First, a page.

Name for one of the two wires in a telephone twisted pair, according to USOC. (Compare to ring.)
Typically the reference voltage line on copper telephone communications pairs from standard voice telephone circuits up to DS-3 lines. The term is sometimes used in digital communications cables (e.g. Ethernet) to determine the transmit line.
Historically, tip was the "tip" of a plug which resembled a 1/4" stereo connector.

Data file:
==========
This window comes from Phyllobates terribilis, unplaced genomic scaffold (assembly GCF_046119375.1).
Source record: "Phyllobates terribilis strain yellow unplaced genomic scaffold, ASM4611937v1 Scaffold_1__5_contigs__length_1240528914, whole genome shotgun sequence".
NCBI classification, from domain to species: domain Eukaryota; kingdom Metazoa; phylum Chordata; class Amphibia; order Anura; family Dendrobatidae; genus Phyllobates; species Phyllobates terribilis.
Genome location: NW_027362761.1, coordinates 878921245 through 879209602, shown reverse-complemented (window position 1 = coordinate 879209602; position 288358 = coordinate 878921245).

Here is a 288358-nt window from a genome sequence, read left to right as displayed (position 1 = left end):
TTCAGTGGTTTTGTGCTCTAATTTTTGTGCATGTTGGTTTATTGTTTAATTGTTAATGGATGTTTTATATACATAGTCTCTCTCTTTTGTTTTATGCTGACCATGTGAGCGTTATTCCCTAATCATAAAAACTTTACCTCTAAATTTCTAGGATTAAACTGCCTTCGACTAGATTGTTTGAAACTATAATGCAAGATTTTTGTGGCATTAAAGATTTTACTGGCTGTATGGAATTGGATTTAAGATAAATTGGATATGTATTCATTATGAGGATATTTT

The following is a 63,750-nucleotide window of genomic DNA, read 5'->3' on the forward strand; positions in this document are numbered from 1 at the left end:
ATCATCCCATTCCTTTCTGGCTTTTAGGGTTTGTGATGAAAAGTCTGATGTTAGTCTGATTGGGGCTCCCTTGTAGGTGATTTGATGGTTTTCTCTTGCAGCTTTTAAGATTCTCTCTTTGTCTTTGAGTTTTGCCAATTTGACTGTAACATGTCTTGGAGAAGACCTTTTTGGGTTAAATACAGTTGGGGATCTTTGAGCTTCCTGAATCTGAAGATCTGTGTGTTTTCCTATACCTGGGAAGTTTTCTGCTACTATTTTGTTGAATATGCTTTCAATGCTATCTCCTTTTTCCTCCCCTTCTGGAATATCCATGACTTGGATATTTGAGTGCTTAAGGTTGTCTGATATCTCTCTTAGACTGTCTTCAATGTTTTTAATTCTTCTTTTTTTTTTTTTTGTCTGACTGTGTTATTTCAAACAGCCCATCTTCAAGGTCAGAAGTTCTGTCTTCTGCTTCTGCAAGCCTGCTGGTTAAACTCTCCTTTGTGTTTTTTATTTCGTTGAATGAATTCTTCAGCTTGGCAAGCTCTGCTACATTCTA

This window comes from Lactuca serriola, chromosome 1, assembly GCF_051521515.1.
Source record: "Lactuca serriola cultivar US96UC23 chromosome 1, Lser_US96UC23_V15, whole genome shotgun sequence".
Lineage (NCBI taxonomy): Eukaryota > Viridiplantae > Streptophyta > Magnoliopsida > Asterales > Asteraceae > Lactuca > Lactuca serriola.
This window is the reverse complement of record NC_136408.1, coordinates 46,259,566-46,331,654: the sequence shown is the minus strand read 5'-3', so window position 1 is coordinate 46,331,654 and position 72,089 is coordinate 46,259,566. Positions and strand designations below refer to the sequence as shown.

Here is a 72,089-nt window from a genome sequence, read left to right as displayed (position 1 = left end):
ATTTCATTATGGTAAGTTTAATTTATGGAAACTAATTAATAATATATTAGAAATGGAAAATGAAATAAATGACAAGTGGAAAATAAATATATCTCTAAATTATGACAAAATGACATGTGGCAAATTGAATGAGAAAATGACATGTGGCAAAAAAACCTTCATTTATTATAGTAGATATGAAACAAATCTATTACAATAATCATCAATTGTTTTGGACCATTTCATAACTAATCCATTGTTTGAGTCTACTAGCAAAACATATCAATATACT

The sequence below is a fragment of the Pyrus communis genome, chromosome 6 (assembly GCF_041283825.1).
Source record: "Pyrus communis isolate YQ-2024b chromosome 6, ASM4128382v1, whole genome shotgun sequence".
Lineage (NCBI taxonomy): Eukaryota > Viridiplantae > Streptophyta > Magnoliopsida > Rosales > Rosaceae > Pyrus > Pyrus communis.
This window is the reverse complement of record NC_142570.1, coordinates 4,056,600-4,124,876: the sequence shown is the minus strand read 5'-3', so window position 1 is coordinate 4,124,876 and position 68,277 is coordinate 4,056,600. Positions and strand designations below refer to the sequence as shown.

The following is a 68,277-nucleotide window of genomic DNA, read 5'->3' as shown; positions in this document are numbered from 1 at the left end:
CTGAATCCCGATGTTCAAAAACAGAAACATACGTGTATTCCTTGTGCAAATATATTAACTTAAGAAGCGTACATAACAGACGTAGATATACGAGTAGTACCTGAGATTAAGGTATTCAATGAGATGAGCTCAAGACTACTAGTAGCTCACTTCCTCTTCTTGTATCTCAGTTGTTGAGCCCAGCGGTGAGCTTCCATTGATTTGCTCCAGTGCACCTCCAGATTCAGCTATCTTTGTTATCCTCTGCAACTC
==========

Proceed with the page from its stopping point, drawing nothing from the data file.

The tip in residential telephone wiring is the green, black, or white wire for lines one through three, respectively. For high-density wiring as run by telephone companies, the tip is usually has a white jacket with a colored stripe. In RJ modular connectors like RJ-45 and RJ-11, tip lines are the odd-numbered pins.
It should be noted that most standard contemporary telephones are not subject to restrictions on polarity of the telephone circuit. Tip and ring may be reversed (usually accidentally) in household wiring with no effect on telephone sets.